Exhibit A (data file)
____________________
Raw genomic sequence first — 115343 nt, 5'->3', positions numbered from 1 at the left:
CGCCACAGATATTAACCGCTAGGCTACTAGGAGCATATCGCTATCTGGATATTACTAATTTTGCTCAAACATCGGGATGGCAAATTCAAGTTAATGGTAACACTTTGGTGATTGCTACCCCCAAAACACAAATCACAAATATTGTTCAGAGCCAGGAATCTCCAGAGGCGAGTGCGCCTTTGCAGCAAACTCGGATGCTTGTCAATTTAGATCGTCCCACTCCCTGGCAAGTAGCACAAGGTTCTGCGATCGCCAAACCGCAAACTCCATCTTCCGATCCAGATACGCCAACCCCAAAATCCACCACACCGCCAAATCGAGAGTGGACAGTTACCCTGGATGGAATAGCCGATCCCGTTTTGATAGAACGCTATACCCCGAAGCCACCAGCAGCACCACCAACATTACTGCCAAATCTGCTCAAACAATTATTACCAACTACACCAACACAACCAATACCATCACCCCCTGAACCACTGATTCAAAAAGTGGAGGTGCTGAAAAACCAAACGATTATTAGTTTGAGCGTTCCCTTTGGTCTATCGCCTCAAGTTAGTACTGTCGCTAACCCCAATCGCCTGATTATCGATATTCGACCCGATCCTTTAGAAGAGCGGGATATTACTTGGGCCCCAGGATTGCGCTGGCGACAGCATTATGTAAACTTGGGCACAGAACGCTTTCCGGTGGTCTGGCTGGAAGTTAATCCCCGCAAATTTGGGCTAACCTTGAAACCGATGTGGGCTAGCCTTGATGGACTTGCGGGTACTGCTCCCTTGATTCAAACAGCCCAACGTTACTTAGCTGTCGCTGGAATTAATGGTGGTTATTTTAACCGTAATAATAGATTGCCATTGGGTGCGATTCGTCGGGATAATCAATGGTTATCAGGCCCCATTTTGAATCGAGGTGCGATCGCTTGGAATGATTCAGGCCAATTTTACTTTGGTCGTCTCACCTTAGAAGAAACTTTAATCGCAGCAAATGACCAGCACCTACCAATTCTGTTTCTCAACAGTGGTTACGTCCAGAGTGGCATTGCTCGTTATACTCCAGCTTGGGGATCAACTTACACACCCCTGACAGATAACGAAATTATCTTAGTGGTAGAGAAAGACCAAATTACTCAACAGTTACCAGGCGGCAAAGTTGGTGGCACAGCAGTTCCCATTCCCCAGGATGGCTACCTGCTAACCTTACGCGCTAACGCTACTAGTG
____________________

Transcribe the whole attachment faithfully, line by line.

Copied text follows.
Raw genomic sequence first — 115343 nt, 5'->3', positions numbered from 1 at the left:
CGCCACAGATATTAACCGCTAGGCTACTAGGAGCATATCGCTATCTGGATATTACTAATTTTGCTCAAACATCGGGATGGCAAATTCAAGTTAATGGTAACACTTTGGTGATTGCTACCCCCAAAACACAAATCACAAATATTGTTCAGAGCCAGGAATCTCCAGAGGCGAGTGCGCCTTTGCAGCAAACTCGGATGCTTGTCAATTTAGATCGTCCCACTCCCTGGCAAGTAGCACAAGGTTCTGCGATCGCCAAACCGCAAACTCCATCTTCCGATCCAGATACGCCAACCCCAAAATCCACCACACCGCCAAATCGAGAGTGGACAGTTACCCTGGATGGAATAGCCGATCCCGTTTTGATAGAACGCTATACCCCGAAGCCACCAGCAGCACCACCAACATTACTGCCAAATCTGCTCAAACAATTATTACCAACTACACCAACACAACCAATACCATCACCCCCTGAACCACTGATTCAAAAAGTGGAGGTGCTGAAAAACCAAACGATTATTAGTTTGAGCGTTCCCTTTGGTCTATCGCCTCAAGTTAGTACTGTCGCTAACCCCAATCGCCTGATTATCGATATTCGACCCGATCCTTTAGAAGAGCGGGATATTACTTGGGCCCCAGGATTGCGCTGGCGACAGCATTATGTAAACTTGGGCACAGAACGCTTTCCGGTGGTCTGGCTGGAAGTTAATCCCCGCAAATTTGGGCTAACCTTGAAACCGATGTGGGCTAGCCTTGATGGACTTGCGGGTACTGCTCCCTTGATTCAAACAGCCCAACGTTACTTAGCTGTCGCTGGAATTAATGGTGGTTATTTTAACCGTAATAATAGATTGCCATTGGGTGCGATTCGTCGGGATAATCAATGGTTATCAGGCCCCATTTTGAATCGAGGTGCGATCGCTTGGAATGATTCAGGCCAATTTTACTTTGGTCGTCTCACCTTAGAAGAAACTTTAATCGCAGCAAATGACCAGCACCTACCAATTCTGTTTCTCAACAGTGGTTACGTCCAGAGTGGCATTGCTCGTTATACTCCAGCTTGGGGATCAACTTACACACCCCTGACAGATAACGAAATTATCTTAGTGGTAGAGAAAGACCAAATTACTCAACAGTTACCAGGCGGCAAAGTTGGTGGCACAGCAGTTCCCATTCCCCAGGATGGCTACCTGCTAACCTTACGCGCTAACGCTACTAGTG